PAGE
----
After driving through a downpour, multiple traffic jams and an EZPass gate that would not lift, I made it to Mahoning Valley to check out the short-season Jamestown Jammers play their second game of the year.
Let’s do this Power Rankings style: the 7 players who impressed me most on Tuesday night. This is not a ranking of the prospects as a whole, simply a small-sample-size look at one game and various musings.
1. Catcher Jin-De Jhang destroyed two pitches thrown from Scrappers pitchers. Leading off the 5th inning, Jhang blasted a pitch from Caleb Hamrick about 380 feet over the right-center field fence. The outfield is pretty expansive at Eastwood Field, so Jhang really had to drive one for his first home run of the season. Later, Jhang mashed a pitch off a Mahoning Valley reliever very foul, but still long and high.
Jhang is built like a tree stump: listed as 5-foot-11 but probably shorter, sporting thick arms and legs that supply him with plenty of power. There’s a reason he is batting cleanup for the Jammers. The 20-year-old Taiwan native was also a solid backstop, letting only one pitch past him that I saw. The home run was Jhang’s only hit Tuesday night, but it follows a 2-for-4 day at the plate Monday to get his New York-Penn league career off to a good start.
2. Starting pitcher Colten Brewer made his first New York-Penn League start, but you wouldn’t know it from the results: five shutout innings, allowing just five hits and generating eight groundouts to zero flyouts.
“It’s a huge jump, it’s a different atmosphere,” Brewer said. Brewer said Tuesday’s crowd of 2,082 was the largest he has ever pitched in front of, with the two thousand including his father behind home plate.
The Pirates’ directive for him is to pitch to contact with fastballs, showing in Brewer getting just two strikeouts and one walk. The tall Texan pitched through traffic and a bit of wildness early, then settled in to a groove in which his fastball sat 93 mph and touched 95 mph. A scout watching Brewer called him a “live arm,” and his 6-foot-4 frame fits right into the Pirates’ glut of projectable high school right-handers.
3. The speed of left fielder Jeff Roy in his first professional game was not a surprise. I clocked him at 4.0 seconds from home to first base, which easily puts him at a 70 for pure speed. He is a shorter player at 5-foot-9, so his goal will be to create havoc on the basepaths.
“That’s the biggest asset of my game is my speed,” Roy said, adding that his goal this season is to get on base as much as possible. That includes showing a couple bunt attempts as he did Tuesday night. Roy stole 30 bases in 30 attempts for Rhode Island this season before the Pirates selected him in the 18th round.
4. The other player who created trouble on the bases was right fielder Elvis Escobar. Hamrick struck him out his first two at-bats, but Escobar blooped an opposite-field single off reliever Alexis Paredes in the 6th. That’s when the fun began. Paredes and Czech catcher Martin Cervenka were all out of sorts. Three pitches got away from Cervenka, Escobar’s speed no doubt on Paredes’ mind, and Escobar took the next base all three times. He got credit for two steals, then scored Jamestown’s third run on a passed ball. Despite demonstrating his wheels on the bases, Escobar did not show the best closing speed on a fly ball to right field and he struck out twice. It was a tough night overall for Jammers hitters, getting only four hits after 14 on Monday. Though the hits were enough in a 3-0 victory.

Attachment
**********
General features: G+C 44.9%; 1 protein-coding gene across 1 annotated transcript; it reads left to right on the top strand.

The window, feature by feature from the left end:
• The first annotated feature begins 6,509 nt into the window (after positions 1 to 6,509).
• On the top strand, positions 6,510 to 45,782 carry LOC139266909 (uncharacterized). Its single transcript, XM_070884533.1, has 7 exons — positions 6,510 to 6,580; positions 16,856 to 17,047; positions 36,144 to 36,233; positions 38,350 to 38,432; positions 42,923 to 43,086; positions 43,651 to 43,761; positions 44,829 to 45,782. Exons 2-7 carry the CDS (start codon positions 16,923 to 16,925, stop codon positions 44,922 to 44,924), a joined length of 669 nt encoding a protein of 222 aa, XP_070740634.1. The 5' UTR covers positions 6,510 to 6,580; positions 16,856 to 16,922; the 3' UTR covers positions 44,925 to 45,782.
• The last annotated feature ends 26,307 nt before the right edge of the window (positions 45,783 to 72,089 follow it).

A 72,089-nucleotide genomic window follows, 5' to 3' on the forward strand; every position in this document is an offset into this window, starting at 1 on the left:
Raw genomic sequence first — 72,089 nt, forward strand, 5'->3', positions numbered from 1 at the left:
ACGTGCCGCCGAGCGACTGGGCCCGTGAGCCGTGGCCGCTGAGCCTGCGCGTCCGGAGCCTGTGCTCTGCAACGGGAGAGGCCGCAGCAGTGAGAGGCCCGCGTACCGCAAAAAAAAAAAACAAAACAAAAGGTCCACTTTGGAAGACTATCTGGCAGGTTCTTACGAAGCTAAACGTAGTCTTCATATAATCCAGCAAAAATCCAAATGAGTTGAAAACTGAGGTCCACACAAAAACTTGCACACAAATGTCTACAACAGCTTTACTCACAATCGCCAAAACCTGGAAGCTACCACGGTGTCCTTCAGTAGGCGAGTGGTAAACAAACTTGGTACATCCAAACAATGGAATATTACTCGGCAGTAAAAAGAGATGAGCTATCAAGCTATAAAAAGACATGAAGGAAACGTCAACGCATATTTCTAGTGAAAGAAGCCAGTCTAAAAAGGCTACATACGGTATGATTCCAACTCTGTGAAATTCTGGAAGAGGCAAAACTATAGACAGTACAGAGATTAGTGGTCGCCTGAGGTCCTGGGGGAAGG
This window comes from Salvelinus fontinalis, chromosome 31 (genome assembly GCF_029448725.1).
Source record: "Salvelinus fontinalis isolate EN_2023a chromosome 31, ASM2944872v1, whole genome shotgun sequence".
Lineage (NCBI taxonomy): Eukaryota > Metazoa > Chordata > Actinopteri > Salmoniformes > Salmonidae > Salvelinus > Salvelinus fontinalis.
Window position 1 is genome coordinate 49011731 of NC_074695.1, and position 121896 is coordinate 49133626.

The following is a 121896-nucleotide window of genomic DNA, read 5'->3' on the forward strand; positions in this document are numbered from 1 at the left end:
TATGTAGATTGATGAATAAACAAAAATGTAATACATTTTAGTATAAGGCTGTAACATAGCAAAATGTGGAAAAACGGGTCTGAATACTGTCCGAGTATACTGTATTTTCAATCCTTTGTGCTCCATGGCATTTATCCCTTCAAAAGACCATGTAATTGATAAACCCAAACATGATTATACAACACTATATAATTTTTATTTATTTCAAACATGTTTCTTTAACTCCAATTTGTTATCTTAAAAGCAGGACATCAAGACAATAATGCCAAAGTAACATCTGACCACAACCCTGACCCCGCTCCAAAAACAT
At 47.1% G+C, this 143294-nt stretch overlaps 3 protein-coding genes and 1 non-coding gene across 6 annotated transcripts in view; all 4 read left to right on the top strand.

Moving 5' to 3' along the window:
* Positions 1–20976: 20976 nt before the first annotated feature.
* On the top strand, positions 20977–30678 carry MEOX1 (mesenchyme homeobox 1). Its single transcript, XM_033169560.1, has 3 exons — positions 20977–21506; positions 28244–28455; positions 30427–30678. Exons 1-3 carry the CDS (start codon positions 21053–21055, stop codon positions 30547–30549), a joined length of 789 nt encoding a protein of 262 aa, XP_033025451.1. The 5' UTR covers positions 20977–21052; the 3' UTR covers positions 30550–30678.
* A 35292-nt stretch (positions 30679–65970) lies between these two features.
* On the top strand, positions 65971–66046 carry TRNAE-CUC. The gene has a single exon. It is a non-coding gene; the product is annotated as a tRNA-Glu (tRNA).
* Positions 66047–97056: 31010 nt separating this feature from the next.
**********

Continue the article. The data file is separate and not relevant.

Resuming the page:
5. One unexpected surprise I had was watching 22-year-old outfielder Jesus Vasquez take batting practice. He went 2-for-4 Monday night, then knocked the most hard-hit balls of any player I saw in BP. Vasquez also has one of the most muscular, solidly built upper bodies on the team, which plays a big part in his ability to drive the ball. Age 22 is old for the level, and Vasquez is repeating the New York-Penn League this season after having plate patience issues last year. If he can improve in that area this year, he will likely be one of the team’s best hitters this season.
6. Another player who is old for the level is 22-year-old shortstop Michael Fransoso, who is turning 23 in July. That’s not really his fault, though, as he was drafted in the 27th round this year out of the University of Maine. The left-handed-hitting Fransoso smacked a hard line drive the opposite way then demonstrated some smooth glove work at short.
7. The biggest disappointment Tuesday night was center fielder Harold Ramirez (Prospect No. 19), though he came off a 2-for-5 Monday night. Ramirez is larger (5-foot-11) than his Latin prospect counterpart Escobar (5-foot-9, 165), and keep in mind both were born on Sept. 6, 1994 to make them co-youngest players on the team.
The Colombian native struck out twice and made Jamestown’s only fielding error, misplaying a ball rolling to him in center field. Ramirez could not pick it up as a runner was rounding second, and he got to third base easily. There’s not much need for concern with either Ramirez or Escobar, even though both whiffed on some bad pitches at the plate. Both are the team’s youngest players at 18 years old. The young players lack discipline in spots, one scout told me, but short-season ball is the place to work them out.